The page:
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2.2. Relative imports

Relative imports make life a little easier when developing Flask apps. The premise is simple. Let's say you want to import the User model from the module myapp/models.py. You might think to use the app's package name, i.e. myapp.models. Using relative imports, you would indicate the location of the target module relative to the source. To do this we use a dot notation where the first dot indicates the current directory and each subsequent dot represents the next parent directory. Listing illustrates the diffence in syntax.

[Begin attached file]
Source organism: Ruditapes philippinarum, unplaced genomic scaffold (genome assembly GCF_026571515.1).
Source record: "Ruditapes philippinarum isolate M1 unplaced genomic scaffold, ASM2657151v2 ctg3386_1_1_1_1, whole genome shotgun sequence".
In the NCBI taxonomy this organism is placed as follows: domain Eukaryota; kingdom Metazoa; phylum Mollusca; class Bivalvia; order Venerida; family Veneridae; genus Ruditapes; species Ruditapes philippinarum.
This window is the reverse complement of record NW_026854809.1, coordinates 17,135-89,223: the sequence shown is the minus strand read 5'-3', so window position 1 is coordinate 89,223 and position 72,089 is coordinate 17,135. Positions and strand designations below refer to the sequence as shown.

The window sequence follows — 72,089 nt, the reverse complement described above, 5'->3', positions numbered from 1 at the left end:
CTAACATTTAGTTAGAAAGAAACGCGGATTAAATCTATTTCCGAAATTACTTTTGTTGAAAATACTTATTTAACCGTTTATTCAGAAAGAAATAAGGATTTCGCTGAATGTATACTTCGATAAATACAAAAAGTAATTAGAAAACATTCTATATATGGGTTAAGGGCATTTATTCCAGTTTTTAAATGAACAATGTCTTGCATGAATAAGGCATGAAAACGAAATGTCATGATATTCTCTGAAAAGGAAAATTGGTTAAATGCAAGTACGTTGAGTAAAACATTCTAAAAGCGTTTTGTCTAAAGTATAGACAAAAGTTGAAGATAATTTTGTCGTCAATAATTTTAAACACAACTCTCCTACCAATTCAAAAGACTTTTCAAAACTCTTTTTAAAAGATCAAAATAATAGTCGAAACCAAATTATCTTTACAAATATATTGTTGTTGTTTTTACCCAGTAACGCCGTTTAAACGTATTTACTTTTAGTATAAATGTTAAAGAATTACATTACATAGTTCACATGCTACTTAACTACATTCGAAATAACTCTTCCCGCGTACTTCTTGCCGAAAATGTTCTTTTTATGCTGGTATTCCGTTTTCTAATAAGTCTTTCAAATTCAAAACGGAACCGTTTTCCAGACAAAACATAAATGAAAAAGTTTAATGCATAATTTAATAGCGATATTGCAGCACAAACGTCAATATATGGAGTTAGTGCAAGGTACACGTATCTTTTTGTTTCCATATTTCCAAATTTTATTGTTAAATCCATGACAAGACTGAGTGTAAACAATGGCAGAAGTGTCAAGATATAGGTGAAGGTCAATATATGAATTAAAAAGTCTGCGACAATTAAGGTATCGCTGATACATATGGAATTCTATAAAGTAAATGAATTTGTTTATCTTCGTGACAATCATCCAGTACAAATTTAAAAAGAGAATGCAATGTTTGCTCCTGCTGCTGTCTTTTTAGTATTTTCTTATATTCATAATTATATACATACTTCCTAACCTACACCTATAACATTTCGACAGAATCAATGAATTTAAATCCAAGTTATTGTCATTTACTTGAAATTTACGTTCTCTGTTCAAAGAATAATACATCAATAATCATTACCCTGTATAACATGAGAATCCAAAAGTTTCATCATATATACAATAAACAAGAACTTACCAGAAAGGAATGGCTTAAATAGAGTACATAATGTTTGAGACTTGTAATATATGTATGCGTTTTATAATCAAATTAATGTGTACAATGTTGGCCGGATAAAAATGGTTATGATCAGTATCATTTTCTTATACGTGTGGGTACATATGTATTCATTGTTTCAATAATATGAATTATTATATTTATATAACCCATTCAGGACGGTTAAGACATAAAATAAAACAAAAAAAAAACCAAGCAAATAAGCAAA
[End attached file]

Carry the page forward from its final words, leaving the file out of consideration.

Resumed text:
# myapp/views.py

# An absolute import gives us the User model
from myapp.models import User

# A relative import does the same thing
from .models import User

The advantage of this method is that the package becomes a heck of a lot more modular. Now you can rename your package and re-use modules from other projects without the need to update the hard-coded import statements.

In my research I came across a Tweet that illustrates the benefit of relative imports.

Just had to rename our whole package. Took 1 second. Package relative imports FTW!

David Beazley, @dabeaz

Note You can read a little more about the syntax for relative imports from this section in PEP 328.